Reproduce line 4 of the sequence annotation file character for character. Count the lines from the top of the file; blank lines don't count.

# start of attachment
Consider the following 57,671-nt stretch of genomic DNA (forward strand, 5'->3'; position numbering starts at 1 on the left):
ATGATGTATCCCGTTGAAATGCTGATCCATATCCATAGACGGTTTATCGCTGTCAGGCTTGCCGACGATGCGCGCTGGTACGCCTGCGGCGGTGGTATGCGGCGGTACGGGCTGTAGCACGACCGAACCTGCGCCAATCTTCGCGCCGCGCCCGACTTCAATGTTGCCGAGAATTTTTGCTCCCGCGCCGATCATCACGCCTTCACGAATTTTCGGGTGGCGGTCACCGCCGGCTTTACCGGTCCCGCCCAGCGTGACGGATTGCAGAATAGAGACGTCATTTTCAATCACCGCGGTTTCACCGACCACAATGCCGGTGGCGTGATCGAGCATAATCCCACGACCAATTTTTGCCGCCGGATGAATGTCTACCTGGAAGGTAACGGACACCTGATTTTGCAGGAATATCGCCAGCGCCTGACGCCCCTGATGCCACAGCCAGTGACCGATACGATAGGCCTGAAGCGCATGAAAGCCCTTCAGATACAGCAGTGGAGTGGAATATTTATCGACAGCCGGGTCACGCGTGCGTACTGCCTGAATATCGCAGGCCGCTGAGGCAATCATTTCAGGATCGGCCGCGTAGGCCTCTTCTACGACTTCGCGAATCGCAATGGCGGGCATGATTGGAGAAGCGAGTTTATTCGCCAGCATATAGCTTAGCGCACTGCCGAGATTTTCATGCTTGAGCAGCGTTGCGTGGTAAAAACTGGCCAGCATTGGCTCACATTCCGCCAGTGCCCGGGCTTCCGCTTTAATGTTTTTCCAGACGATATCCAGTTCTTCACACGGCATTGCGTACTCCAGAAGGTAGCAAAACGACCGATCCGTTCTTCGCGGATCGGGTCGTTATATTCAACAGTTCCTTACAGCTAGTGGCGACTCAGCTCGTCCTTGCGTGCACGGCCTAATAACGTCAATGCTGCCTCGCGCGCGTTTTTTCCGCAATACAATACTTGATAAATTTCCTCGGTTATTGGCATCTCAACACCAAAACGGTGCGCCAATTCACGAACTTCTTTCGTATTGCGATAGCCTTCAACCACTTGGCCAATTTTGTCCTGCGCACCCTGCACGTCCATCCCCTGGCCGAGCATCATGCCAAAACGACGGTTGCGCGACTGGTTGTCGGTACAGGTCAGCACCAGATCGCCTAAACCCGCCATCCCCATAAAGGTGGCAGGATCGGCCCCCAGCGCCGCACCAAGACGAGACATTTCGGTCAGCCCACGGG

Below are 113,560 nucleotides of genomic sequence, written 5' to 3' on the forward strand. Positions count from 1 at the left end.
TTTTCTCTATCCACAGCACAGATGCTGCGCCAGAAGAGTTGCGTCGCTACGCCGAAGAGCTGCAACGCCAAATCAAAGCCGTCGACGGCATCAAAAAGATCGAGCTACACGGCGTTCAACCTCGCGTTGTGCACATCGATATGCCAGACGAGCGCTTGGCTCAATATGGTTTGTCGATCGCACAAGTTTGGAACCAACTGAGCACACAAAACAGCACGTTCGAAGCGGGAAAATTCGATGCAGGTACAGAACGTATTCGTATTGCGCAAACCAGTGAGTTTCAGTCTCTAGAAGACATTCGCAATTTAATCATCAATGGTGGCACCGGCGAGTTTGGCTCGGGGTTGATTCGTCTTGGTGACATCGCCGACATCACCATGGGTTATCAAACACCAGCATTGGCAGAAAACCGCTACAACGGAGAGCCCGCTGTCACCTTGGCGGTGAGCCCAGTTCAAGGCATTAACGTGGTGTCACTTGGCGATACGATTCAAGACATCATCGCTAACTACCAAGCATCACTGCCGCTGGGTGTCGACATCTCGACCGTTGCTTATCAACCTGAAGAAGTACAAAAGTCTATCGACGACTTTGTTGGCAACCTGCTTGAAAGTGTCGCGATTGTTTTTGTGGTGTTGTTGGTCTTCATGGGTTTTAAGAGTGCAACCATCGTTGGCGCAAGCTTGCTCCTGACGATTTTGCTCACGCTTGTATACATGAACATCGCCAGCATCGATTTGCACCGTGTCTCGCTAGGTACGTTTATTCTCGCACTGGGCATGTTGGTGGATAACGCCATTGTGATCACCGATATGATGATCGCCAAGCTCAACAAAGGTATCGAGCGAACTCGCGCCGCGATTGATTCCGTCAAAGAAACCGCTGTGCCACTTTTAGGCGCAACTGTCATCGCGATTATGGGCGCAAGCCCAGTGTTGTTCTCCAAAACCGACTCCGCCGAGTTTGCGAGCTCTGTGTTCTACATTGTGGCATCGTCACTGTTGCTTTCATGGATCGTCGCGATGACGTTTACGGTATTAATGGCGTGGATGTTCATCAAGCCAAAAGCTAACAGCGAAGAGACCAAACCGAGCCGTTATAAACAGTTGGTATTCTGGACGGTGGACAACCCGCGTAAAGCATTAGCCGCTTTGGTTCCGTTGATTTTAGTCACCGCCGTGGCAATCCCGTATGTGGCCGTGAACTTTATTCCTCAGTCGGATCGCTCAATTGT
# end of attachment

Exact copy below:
TTTTCTCTATCCACAGCACAGATGCTGCGCCAGAAGAGTTGCGTCGCTACGCCGAAGAGCTGCAACGCCAAATCAAAGCCGTCGACGGCATCAAAAAGATCGAGCTACACGGCGTTCAACCTCGCGTTGTGCACATCGATATGCCAGACGAGCGCTTGGCTCAATATGGTTTGTCGATCGCACAAGTTTGGAACCAACTGAGCACACAAAACAGCACGTTCGAAGCGGGAAAATTCGATGCAGGTACAGAACGTATTCGTATTGCGCAAACCAGTGAGTTTCAGTCTCTAGAAGACATTCGCAATTTAATCATCAATGGTGGCACCGGCGAGTTTGGCTCGGGGTTGATTCGTCTTGGTGACATCGCCGACATCACCATGGGTTATCAAACACCAGCATTGGCAGAAAACCGCTACAACGGAGAGCCCGCTGTCACCTTGGCGGTGAGCCCAGTTCAAGGCATTAACGTGGTGTCACTTGGCGATACGATTCAAGACATCATCGCTAACTACCAAGCATCACTGCCGCTGGGTGTCGACATCTCGACCGTTGCTTATCAACCTGAAGAAGTACAAAAGTCTATCGACGACTTTGTTGGCAACCTGCTTGAAAGTGTCGCGATTGTTTTTGTGGTGTTGTTGGTCTTCATGGGTTTTAAGAGTGCAACCATCGTTGGCGCAAGCTTGCTCCTGACGATTTTGCTCACGCTTGTATACATGAACATCGCCAGCATCGATTTGCACCGTGTCTCGCTAGGTACGTTTATTCTCGCACTGGGCATGTTGGTGGATAACGCCATTGTGATCACCGATATGATGATCGCCAAGCTCAACAAAGGTATCGAGCGAACTCGCGCCGCGATTGATTCCGTCAAAGAAACCGCTGTGCCACTTTTAGGCGCAACTGTCATCGCGATTATGGGCGCAAGCCCAGTGTTGTTCTCCAAAACCGACTCCGCCGAGTTTGCGAGCTCTGTGTTCTACATTGTGGCATCGTCACTGTTGCTTTCATGGATCGTCGCGATGACGTTTACGGTATTAATGGCGTGGATGTTCATCAAGCCAAAAGCTAACAGCGAAGAGACCAAACCGAGCCGTTATAAACAGTTGGTATTCTGGACGGTGGACAACCCGCGTAAAGCATTAGCCGCTTTGGTTCCGTTGATTTTAGTCACCGCCGTGGCAATCCCGTATGTGGCCGTGAACTTTATTCCTCAGTCGGATCGCTCAATTGT